remember Strong acids have stable conjugate bases.

In general, acidic molecules have structural features that allow the anion in the conjugate base to delocalize the charge over a larger space. Delocalization of the negative charge (such that one atom doesn’t have to bear the full negative charge) makes the molecule more stable. The most important features that stabilize negative charges include the electronegativity, hybridization, and size of the atom upon which the negative charge is located, the electron-withdrawing effects of neighboring electronegative atoms, and resonance effects.

Comparing atoms

On which atom does the negative charge of the acid’s conjugate base rest? A negative charge prefers to rest on electronegative (electron-loving) elements. Therefore, a negative charge is more stable on oxygen than it is on nitrogen; similarly, a negative charge is more stable on nitrogen than it is on carbon. For that reason, alcohols (R—OH) are more acidic than amines (R—NH2), which in turn are more acidic than alkanes (R—CH3), as shown in Figure 4-6.


FIGURE 4-6: Negative charges prefer to rest on the more electronegative atoms.

remember Electronegativity increases as you go up and to the right on the periodic table.

The size of the atom also plays a role in stabilizing the negative charge. Charges prefer to be on larger atoms than on smaller atoms. This preference results from large atoms allowing the negative charge to delocalize over a much larger region of space, instead of being concentrated in a small region (as it would on a small atom). As a rule, atom size trumps electronegativity considerations. So, even though fluorine is a more electronegative atom than iodine, HI is more acidic than HF. The much larger iodine atom allows the negative charge to delocalize over a larger space than does the much smaller fluorine atom, and thus makes hydrogen iodide more acidic. The effect that atom size has on acidity is shown in Figure 4-7.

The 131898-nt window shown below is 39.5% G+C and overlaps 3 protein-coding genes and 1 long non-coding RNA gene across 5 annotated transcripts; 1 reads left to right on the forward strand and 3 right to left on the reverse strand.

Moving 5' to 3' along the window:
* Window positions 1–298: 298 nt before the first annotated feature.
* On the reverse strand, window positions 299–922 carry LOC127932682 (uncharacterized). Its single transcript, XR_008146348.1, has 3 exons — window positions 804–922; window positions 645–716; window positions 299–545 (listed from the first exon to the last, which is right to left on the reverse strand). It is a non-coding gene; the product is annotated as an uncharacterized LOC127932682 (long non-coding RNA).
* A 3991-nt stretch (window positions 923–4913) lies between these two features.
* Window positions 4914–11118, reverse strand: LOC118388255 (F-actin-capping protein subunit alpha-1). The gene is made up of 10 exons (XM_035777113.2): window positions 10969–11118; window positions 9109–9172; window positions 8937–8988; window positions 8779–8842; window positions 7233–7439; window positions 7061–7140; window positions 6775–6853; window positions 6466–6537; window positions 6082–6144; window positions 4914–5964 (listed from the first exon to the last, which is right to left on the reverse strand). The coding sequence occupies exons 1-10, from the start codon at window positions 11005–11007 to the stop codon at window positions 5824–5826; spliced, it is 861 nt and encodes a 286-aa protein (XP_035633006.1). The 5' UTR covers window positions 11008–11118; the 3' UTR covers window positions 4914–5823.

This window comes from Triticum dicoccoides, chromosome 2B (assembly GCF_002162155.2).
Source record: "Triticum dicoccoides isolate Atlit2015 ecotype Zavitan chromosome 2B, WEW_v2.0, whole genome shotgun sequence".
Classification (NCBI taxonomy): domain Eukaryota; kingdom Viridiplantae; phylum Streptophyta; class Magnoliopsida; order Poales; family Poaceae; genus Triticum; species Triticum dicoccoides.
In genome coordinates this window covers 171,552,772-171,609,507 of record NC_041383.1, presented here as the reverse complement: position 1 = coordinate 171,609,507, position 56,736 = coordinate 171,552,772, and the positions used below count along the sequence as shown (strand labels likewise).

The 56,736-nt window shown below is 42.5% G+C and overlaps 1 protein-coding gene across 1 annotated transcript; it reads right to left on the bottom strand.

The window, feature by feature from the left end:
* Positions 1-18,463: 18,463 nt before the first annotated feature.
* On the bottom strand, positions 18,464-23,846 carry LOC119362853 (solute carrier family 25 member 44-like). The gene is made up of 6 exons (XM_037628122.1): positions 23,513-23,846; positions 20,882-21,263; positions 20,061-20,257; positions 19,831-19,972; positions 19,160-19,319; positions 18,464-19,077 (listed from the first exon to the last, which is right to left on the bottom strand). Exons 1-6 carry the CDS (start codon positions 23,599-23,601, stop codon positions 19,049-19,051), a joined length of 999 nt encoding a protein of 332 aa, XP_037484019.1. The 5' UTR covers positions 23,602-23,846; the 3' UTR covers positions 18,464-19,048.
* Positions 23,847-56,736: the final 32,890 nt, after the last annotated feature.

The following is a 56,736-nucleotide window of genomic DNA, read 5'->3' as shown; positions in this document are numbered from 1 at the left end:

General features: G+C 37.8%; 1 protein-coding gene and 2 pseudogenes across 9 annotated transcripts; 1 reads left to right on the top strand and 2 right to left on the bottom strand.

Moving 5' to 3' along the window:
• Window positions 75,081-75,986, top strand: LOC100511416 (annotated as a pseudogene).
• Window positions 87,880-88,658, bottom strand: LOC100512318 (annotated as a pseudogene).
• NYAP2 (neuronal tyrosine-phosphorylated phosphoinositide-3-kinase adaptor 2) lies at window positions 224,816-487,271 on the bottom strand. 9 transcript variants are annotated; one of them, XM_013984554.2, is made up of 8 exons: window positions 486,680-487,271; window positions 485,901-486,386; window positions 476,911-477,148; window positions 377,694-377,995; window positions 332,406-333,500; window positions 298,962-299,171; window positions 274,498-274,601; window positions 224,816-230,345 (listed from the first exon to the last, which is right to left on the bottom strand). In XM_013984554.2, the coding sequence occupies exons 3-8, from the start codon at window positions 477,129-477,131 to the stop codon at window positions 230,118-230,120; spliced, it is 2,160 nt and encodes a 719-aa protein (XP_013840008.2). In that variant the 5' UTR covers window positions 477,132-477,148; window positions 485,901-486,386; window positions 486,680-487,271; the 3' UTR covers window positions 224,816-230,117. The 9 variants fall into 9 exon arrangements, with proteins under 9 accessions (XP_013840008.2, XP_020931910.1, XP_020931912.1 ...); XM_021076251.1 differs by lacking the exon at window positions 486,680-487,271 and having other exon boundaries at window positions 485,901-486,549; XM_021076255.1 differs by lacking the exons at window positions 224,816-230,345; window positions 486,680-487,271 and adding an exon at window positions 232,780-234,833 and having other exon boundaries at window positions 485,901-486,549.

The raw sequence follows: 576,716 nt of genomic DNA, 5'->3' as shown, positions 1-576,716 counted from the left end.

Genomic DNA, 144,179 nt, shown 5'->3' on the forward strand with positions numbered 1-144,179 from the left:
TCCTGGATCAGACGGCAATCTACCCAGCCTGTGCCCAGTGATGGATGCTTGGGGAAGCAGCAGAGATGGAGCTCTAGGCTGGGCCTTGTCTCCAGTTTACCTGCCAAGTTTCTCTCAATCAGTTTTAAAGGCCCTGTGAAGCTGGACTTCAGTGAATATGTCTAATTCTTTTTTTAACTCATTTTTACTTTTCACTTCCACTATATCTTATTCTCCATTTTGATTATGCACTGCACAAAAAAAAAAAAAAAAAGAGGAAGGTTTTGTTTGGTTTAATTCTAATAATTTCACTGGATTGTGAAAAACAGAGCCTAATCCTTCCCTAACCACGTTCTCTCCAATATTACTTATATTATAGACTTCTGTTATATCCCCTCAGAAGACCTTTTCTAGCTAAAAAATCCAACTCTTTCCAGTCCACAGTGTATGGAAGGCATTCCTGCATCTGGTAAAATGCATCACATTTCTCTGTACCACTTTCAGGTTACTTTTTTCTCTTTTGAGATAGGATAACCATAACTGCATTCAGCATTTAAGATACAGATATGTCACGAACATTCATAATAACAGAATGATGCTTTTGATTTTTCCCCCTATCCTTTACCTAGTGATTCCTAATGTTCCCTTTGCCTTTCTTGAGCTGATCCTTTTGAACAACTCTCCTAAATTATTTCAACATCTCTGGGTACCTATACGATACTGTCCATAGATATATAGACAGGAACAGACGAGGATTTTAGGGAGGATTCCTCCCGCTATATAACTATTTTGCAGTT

FIGURE 4-7: The size of the atom contributes to acidity.

Seeing atom hybridization

The orbital on which the lone-pair anion rests also affects the acidity. Lone-pair anions prefer to reside in orbitals that have more s character than p character, because s orbitals are closer to the atom’s nucleus than p orbitals, and the electrons are stabilized by being closer to the nucleus. Orbitals that are sp hybridized have 50 percent s character, orbitals that are sp2 hybridized have 33 percent s character, and orbitals that are sp3 hybridized have 25 percent s character. Therefore, anions prefer to be in orbitals that are sp hybridized over those that are sp2 hybridized orbitals, and they prefer to be in orbitals that are sp2 hybridized over those that are sp3 hybridized. The effect of orbital type on acidity is shown in Figure 4-8. (Refer to Chapter 2 to read more about orbital hybridization.)


FIGURE 4-8: The types of orbitals affect acidity.